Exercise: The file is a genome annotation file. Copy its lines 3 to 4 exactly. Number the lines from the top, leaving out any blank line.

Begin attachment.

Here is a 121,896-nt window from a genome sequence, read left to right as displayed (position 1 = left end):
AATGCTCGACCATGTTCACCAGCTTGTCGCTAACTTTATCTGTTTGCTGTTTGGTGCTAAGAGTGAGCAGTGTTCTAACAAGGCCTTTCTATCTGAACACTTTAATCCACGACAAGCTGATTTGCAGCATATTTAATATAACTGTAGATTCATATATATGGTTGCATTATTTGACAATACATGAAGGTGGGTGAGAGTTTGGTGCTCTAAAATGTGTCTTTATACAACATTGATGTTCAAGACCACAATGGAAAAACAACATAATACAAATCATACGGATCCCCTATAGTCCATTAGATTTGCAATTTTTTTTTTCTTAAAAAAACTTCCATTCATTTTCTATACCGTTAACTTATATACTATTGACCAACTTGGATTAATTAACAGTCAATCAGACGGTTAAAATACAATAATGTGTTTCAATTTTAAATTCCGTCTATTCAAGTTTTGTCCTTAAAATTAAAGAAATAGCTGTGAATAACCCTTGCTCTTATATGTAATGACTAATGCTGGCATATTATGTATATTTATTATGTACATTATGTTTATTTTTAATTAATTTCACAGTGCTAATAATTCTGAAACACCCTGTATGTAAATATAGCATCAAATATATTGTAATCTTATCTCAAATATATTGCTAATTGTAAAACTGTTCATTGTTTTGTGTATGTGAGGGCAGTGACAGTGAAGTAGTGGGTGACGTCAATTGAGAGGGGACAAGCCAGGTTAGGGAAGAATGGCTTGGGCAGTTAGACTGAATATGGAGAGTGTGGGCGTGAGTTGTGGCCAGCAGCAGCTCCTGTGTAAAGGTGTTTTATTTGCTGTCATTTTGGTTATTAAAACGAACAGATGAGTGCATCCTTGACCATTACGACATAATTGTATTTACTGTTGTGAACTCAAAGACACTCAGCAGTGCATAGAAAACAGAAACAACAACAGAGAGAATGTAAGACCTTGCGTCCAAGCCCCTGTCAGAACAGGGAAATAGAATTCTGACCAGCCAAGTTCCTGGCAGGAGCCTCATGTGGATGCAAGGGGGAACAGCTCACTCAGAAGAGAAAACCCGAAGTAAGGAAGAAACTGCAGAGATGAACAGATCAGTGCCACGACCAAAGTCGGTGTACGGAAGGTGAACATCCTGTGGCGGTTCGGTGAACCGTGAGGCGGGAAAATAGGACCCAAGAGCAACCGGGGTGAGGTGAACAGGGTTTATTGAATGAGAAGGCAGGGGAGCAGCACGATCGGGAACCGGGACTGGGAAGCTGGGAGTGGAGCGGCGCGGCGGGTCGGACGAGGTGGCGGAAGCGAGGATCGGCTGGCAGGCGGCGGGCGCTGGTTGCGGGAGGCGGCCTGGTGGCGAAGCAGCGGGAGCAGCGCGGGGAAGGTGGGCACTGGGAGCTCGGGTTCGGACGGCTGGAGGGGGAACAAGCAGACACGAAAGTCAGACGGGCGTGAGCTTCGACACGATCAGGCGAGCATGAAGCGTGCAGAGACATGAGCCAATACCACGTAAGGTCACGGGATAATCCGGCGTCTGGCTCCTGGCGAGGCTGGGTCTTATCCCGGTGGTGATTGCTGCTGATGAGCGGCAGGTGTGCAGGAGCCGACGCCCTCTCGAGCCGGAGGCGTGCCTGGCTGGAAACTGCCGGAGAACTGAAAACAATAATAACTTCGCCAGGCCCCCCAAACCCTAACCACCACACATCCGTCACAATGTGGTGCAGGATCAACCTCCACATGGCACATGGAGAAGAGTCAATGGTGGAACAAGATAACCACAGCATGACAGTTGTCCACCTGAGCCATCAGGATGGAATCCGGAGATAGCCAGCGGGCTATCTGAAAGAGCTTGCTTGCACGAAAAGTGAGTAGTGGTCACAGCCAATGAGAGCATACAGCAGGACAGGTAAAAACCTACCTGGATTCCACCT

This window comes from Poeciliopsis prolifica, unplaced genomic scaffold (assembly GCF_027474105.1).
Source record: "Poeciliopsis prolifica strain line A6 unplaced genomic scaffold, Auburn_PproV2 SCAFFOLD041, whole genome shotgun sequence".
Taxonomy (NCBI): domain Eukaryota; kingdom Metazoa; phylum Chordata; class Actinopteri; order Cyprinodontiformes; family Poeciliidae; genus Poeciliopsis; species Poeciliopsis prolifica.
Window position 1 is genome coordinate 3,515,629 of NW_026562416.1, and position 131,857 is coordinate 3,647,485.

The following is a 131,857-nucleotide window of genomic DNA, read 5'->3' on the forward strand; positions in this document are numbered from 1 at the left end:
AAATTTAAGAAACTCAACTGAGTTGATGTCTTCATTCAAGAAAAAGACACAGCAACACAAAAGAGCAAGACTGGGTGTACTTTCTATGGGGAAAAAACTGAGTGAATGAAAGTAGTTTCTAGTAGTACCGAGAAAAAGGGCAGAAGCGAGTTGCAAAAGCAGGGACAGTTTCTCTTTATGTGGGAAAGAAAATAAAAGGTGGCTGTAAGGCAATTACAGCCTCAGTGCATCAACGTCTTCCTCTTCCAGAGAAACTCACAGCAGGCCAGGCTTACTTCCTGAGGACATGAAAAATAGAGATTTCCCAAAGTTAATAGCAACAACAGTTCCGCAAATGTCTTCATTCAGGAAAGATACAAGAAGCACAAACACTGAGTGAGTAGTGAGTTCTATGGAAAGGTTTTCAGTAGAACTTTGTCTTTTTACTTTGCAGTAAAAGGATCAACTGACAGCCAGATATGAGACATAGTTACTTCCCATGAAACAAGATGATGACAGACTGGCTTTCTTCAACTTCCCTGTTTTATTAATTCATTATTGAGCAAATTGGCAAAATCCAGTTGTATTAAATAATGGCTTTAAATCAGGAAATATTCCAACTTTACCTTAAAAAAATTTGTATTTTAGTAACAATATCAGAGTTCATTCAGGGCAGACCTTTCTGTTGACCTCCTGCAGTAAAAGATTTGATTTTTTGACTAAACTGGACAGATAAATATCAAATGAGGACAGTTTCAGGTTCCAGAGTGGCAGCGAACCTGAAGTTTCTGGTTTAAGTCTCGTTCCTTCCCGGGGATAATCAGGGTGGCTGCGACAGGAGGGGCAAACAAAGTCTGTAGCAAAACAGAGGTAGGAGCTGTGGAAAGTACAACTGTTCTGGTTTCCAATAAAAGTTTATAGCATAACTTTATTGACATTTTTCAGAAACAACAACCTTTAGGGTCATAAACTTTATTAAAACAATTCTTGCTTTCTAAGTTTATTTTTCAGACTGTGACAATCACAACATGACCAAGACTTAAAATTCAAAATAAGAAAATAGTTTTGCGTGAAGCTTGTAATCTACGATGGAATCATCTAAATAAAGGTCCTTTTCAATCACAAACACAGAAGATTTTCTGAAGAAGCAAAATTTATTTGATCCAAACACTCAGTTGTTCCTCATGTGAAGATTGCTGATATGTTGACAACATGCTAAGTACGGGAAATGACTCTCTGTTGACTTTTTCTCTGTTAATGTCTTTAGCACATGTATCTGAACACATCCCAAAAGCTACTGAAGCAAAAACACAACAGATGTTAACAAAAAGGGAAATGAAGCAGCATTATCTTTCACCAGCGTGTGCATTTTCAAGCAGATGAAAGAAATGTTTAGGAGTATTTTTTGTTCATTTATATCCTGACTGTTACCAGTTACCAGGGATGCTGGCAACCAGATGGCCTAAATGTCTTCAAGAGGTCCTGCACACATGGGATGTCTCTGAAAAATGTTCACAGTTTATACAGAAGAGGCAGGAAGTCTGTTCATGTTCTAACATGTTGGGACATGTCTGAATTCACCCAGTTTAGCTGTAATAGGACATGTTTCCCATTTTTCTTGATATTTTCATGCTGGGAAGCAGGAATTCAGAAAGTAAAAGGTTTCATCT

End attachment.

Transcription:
This window comes from Poeciliopsis prolifica, unplaced genomic scaffold (assembly GCF_027474105.1).
Source record: "Poeciliopsis prolifica strain line A6 unplaced genomic scaffold, Auburn_PproV2 SCAFFOLD041, whole genome shotgun sequence".